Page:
ARCHAEOLOGISTS taking part in a pre-development dig in Norham have uncovered what appear to be the remains of early medieval buildings.
Samples have been sent off for radio carbon dating to find out exactly how old the buildings are, but archaeologists think they could date back to the 12th century when Norham Castle was built.
Philippa Cockburn, of Tyneside-based Archaeological Research Services, said: “Norham is a historic village with its castle and church, so we were always likely to find some interesting archaeology here but it’s always a pleasant surprise when you come across something like this.”
Colleague Dan Amat said: “It’s been an exciting dig. We’ve found some early medieval walls but we’re not quite sure what it is. It could be a farm dwelling or an outbuilding. There is a hearth with burnt bits around it and we’ve found some bits of pottery which should enable us to put a firm date on it all.
“There is also a one-metre deep well which could go down about 20 metres. We tried to dig down but unfortunately the earth was so firm it blunted our digging machine!”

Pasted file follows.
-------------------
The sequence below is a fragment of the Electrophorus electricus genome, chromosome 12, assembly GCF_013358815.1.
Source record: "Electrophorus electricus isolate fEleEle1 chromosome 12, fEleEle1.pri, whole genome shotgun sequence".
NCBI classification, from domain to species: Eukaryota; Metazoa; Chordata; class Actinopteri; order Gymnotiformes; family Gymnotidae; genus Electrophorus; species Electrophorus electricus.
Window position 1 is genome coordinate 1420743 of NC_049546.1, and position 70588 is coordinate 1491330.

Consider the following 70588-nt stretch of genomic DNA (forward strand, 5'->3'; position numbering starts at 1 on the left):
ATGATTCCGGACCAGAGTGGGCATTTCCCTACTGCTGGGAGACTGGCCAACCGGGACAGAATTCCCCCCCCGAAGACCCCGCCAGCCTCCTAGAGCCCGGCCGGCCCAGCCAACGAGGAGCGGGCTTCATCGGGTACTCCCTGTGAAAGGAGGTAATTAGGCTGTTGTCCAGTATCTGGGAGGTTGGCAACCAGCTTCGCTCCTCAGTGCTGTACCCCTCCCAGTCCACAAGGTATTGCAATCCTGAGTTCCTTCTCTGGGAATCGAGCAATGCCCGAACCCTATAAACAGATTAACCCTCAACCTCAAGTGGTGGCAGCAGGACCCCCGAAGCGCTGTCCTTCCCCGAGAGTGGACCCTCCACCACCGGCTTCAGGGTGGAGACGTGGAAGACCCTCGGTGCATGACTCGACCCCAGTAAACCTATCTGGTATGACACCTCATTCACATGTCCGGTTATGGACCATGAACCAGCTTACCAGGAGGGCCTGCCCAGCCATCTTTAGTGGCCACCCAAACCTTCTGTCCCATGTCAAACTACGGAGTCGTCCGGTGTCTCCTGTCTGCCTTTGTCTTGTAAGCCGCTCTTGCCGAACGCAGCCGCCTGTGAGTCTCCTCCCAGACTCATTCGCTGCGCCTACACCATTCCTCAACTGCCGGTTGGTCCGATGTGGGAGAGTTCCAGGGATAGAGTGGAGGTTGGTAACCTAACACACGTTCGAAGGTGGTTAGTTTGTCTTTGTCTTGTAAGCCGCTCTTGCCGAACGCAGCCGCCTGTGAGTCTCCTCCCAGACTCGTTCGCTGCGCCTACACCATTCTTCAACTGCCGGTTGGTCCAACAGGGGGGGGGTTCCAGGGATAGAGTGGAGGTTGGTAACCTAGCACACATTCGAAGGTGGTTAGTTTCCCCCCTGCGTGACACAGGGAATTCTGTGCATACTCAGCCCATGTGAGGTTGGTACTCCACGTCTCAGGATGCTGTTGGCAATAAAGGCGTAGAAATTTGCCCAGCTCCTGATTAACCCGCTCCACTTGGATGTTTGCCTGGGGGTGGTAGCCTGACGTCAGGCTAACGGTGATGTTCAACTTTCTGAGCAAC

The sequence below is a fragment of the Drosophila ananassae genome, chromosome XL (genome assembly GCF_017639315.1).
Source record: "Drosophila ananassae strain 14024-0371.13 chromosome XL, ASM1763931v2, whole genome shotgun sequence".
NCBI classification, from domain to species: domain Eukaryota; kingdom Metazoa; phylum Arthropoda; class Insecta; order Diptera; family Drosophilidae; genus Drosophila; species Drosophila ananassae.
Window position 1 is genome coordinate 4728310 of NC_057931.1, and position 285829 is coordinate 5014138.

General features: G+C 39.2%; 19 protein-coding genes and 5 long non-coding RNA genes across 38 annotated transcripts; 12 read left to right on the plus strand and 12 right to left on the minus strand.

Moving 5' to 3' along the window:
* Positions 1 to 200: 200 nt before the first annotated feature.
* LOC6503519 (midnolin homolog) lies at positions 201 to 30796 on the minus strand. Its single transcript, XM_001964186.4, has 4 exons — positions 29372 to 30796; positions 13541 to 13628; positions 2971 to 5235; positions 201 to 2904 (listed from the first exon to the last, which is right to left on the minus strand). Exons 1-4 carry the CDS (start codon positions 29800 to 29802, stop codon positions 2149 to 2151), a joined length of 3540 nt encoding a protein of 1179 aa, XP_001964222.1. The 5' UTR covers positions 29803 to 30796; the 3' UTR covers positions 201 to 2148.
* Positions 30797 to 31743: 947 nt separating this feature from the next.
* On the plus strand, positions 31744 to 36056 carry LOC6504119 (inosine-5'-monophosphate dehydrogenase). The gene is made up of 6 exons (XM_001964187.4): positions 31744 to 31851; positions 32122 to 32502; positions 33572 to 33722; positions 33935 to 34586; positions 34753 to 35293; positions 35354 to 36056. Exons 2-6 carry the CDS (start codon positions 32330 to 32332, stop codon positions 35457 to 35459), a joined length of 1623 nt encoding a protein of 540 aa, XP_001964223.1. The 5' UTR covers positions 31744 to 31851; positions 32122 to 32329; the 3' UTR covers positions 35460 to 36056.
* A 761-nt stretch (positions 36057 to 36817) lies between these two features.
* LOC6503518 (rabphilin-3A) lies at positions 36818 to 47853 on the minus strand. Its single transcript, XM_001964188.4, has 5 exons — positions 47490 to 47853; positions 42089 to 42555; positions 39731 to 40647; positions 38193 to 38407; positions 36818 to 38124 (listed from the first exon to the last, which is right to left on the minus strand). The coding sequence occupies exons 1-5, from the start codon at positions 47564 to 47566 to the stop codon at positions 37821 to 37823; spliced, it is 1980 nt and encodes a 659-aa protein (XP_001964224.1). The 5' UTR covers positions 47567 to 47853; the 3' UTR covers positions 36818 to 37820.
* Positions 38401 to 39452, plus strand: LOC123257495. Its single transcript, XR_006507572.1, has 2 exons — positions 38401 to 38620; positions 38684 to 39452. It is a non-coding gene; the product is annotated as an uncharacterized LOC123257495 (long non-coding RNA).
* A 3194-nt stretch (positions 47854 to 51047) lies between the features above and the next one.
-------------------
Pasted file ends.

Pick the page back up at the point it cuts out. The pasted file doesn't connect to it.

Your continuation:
The pair have spent the past two weeks digging in the Glebe Field opposite Norham St Coelwulf’s First School. Earlier this year, seven trenches had been dug to give them a rough idea of where to look.
Dan added: “Aerial photography had also been taken which showed traces of settlements in the field nearby and from the results of the trench digs a few months ago it was pretty obvious there was something here.”
A planning application to build 25 affordable homes on the site was submitted to Northumberland County Council earlier this month. It is not thought the archaeological findings will impact on the plans.